More tourists venture to Russia’s remotest Arctic coast

Arctic tourism is on the rise, including in one of the remotest parts of the north.

Figures presented by the Russian Arctic National Park show that a total of 1,142 tourists this year visited Franz Josef Land, Russia’s northernmost Arctic archipelago. That is a 20 percent increase compared with 2016, and almost a doubling compared with 2013 when 639 tourists were on site.

Chinese tourists accounted for the biggest group (209) followed by Russian nationals (205) Swiss (146) and French (77) visitors.

The strongest growth this year comes from the Russians themselves.

Three times more Russians visited the remote Arctic islands compared with previous years. According to the managers of the national park, the growth is connected with the 40 years anniversary celebrations of icebreaker Arktika’s first visit to the North Pole, an event which was marked with a voyage to the islands by icebreaker 50 let Pobedy.

A total of 11 cruise vessels paid a visit to the islands this year. The ships followed three different routes through the archipelago and there were inspectors of the national park on board of each of them, according to a press release.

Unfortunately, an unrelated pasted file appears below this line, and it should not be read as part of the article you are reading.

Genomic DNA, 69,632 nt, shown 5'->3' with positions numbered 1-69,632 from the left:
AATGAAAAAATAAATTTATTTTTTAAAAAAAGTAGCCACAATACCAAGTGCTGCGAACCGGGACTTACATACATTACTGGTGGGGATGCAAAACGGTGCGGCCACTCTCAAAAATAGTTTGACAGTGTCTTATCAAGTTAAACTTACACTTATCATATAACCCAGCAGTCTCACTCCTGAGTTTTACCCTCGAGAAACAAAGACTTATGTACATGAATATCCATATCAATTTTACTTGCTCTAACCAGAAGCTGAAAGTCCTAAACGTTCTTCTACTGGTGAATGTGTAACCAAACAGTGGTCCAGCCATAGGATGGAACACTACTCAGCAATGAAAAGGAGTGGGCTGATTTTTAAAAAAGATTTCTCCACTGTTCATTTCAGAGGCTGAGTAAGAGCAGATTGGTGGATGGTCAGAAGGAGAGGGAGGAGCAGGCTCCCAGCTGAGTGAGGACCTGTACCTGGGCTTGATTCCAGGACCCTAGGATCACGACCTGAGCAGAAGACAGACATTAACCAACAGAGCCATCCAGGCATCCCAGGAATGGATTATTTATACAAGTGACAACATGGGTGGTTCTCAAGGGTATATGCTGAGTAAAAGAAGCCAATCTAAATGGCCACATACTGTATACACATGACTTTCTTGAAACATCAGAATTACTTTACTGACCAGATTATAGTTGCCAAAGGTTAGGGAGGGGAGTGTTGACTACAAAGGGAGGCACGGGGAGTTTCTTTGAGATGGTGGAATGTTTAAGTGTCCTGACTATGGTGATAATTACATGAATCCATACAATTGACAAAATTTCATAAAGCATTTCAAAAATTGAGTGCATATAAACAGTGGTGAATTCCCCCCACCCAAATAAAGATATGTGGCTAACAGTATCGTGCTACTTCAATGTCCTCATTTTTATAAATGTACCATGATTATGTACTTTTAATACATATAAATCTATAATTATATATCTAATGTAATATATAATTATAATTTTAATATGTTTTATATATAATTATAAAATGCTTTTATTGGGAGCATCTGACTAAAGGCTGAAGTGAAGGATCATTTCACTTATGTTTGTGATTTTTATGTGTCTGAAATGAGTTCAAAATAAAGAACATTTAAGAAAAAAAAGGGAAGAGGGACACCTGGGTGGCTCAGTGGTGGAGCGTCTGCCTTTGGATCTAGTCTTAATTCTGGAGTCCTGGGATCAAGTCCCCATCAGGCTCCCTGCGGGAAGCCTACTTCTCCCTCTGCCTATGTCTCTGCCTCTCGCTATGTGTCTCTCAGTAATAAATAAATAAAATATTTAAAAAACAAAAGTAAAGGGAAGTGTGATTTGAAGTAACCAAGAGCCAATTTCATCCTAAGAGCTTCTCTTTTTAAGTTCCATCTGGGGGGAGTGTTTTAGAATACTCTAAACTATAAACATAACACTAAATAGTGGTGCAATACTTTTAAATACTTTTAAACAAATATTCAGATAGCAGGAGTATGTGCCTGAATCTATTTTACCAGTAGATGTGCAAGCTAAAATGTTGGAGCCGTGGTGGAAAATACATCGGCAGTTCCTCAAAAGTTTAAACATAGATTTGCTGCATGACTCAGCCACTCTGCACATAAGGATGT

A visit to Franz Josef Land comes with a price. Rates start at $8,995 per person in a triple classic cabin. A premium suite is twice that price.

In an interview with the Barents Observer last year, CEO of Lindblad Expeditions, Sven-Olof Lindblad said mass tourism now is on its way to the Arctic. “Tourists are coming in a big wave. Companies follow each other,” he said. Lindblad Expeditions was in 1969 the the first company to get a purpose-built vessel for cruising the waters of the Arctic and Antarctic.

Several tour companies are currently involved in the voyages to Franz Josef Land, among them Quark Expeditions LTD, Poseidon Expeditions, Oceanwide Expeditions and Hapag Lloyd cruises.